O’Brien: Lessons on retirement savings from the rollercoaster stock market ride
The mail brought me a pleasant surprise the other day: my 401 (k) statement.
It’s been a long time since I could say that; like most Americans, my 401 (k) took a serious beating in 2008 when financial markets collapsed.
But when I opened my annual statement for 2010, I found my balance has now climbed above its peak from 2007. It’s certainly not like I won the lottery or am going to contemplate early retirement. Heck, it’s hard to imagine ever having enough to retire, period.
Still, it’s a relief to at least be back in the black again. And this got me wondering: Is this the case for most Americans? And if so, are there any lessons we should take away from this?
For answers, I called Jack VanDerhei, research director at the Employee Benefit Research Institute, which is backed by large companies, including financial institutions. VanDerhei is one of the most respected names on the issue of retirement and finances, and his organization has a vast trove of data on retirement issues.
Turns out the news is more mixed than I would have expected, given the rampaging bull market we’ve experienced in the past two years. The closer you are to retirement, the less likely it is you’ve recouped your losses from the past two years. More on that in a second.
He did have a number of lessons from the data he’s compiled in the past two years. But here’s the big one: When it comes to your 401 (k) and a falling stock market “… don’t panic!” You need to stay in this long term,” VanDerhei said. “Don’t stop contributing just because the rate of the return has gone negative.”
Putting aside the issue of whether the stock market will continue to rise over time, there are two reasons VanDerhei cites. First, if your employer matches your contribution, you shouldn’t pass on that free money. And second, 401 (k) contributions will reduce your taxes in the short term, since contributions are typically taken from pretax income.
The performance of these plans is of the highest national interest. For better or for worse, 401 (k) plans are the main way we’re paying for retirement. Or trying to pay for it. The Employee Benefit Research Institute notes that in the past two decades, 401 (k) plans have grown so large that 49 million American workers were active participants, and that 401 (k) plan assets had grown to represent 17 percent of all retirement assets, amounting to $2.8 trillion.
Of course, the majority of assets in these plans are stock. So, when the stock market tanks, that creates a potential crisis in retirement plans. And if people have to postpone retirement, they don’t free up jobs, which makes the employment problem worse. And you’re quickly in an ugly cycle.
Since I’m 42, I’m decades away from retirement age. Still, it was painful to watch my 401 (k) holdings drop about 25 percent in 2008. I already felt I was behind in retirement savings, and now I was running in quicksand.
In the two years since, however, my assets have jumped more than 40 percent. Phew!
Overall, this comeback is fairly typical. In a report from November, the Employee Benefit Research Institute found that 401 (k) retirement accounts fell 27.8 percent in 2008 before rising 31.9 percent in 2009. A similar figure for 2010 wasn’t available.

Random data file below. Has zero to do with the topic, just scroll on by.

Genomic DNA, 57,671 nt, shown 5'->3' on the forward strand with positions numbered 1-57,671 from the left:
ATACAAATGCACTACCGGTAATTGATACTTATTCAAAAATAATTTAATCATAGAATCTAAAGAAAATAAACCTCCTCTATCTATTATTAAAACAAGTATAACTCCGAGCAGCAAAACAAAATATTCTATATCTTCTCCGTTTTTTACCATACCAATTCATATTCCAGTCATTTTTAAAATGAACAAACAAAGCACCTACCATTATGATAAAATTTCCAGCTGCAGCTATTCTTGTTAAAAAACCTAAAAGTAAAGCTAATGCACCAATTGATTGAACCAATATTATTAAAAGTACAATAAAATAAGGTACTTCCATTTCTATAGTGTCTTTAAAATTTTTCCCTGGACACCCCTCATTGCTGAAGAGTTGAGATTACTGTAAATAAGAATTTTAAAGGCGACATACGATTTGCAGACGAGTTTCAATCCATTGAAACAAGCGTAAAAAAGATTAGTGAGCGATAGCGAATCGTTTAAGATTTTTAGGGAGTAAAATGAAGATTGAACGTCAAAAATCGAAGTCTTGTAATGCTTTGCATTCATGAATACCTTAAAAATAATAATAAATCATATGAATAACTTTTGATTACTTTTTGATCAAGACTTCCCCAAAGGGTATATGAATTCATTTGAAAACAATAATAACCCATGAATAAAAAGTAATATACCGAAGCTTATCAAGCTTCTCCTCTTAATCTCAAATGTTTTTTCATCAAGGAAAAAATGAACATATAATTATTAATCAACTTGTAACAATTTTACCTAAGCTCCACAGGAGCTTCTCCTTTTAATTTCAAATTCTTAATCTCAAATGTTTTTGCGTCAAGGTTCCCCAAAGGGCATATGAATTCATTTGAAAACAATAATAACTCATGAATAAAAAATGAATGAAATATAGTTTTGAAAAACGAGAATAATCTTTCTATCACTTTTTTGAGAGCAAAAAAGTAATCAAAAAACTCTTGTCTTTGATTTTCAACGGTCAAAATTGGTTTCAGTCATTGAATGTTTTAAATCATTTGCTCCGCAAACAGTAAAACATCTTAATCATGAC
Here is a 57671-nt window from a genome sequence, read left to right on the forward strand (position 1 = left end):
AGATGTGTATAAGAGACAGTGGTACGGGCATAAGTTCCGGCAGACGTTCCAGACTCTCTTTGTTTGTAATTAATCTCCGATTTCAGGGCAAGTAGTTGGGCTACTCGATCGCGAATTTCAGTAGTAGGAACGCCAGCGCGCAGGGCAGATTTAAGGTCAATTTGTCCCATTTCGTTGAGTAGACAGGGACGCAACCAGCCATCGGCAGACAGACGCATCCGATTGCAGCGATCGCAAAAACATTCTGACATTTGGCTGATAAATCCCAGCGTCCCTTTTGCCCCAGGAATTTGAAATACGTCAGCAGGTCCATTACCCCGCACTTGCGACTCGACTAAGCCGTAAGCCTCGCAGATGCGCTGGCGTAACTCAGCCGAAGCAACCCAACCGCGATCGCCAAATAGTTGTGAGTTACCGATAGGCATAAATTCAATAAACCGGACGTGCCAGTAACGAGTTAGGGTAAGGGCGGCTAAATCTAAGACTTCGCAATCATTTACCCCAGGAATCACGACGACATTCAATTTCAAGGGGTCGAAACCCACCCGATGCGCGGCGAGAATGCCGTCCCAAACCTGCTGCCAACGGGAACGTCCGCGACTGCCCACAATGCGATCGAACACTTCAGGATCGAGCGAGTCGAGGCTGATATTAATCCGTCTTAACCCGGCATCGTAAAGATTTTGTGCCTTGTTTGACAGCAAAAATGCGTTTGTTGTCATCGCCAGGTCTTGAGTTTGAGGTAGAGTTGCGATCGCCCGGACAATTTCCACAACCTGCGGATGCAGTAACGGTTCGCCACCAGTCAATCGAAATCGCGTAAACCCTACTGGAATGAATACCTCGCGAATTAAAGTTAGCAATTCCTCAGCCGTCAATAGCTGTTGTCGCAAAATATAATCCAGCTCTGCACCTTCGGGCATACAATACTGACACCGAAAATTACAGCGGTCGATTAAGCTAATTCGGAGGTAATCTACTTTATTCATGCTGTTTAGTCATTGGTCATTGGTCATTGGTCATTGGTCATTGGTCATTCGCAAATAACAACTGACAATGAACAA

But that rising tide was felt differently across age groups. For instance, for people between the ages of 56 and 65 who have been in 401 (k) plans for 30 years, only 70 percent had more in 2009 in their accounts than they did in 2007. By comparison, for people between the ages of 26 and 35 who had been in their plan less than four years, more than 95 percent are ahead of where they were in 2007.
There are a variety of factors for that, the institute found, including the fact that workers in their 60s tend to be making withdrawals from their accounts. Younger workers, who typically have smaller account balances, tend to see their account rise because of contributions they’re making as well as stock market growth, whereas older workers’ balances, which are usually larger, are more dependent on the stock market for any increase.
“A lot of people had a very negative experience,” VanDerhei said. “But a lot of this was because they shot themselves in the foot.”
In a perfect world, our retirement savings wouldn’t be so complicated and wouldn’t require us to monitor them so closely. But they are, and so we should. And that’s another big lesson VanDerhei emphasized: Keep re-evaluating your plan. If nothing else, you can set up target dates that will automatically re-allocate your holdings as you age.
The final lesson, alas, requires throwing a wet blanket over whatever cause for celebration the rebounding stock markets have given us. Because, as VanDerhei noted, just because your 401 (k) has come back from the dead, it doesn’t mean you’re adequately prepared for retirement: Close to half of the baby boomer generation is considered to be “at risk” for not having enough socked away for retirement.
“Even if the market decline hadn’t occurred, many of these people wouldn’t have been in a position to retire,” he said.
That’s a reminder of the most fundamental lesson when it comes to retirement: Save more now.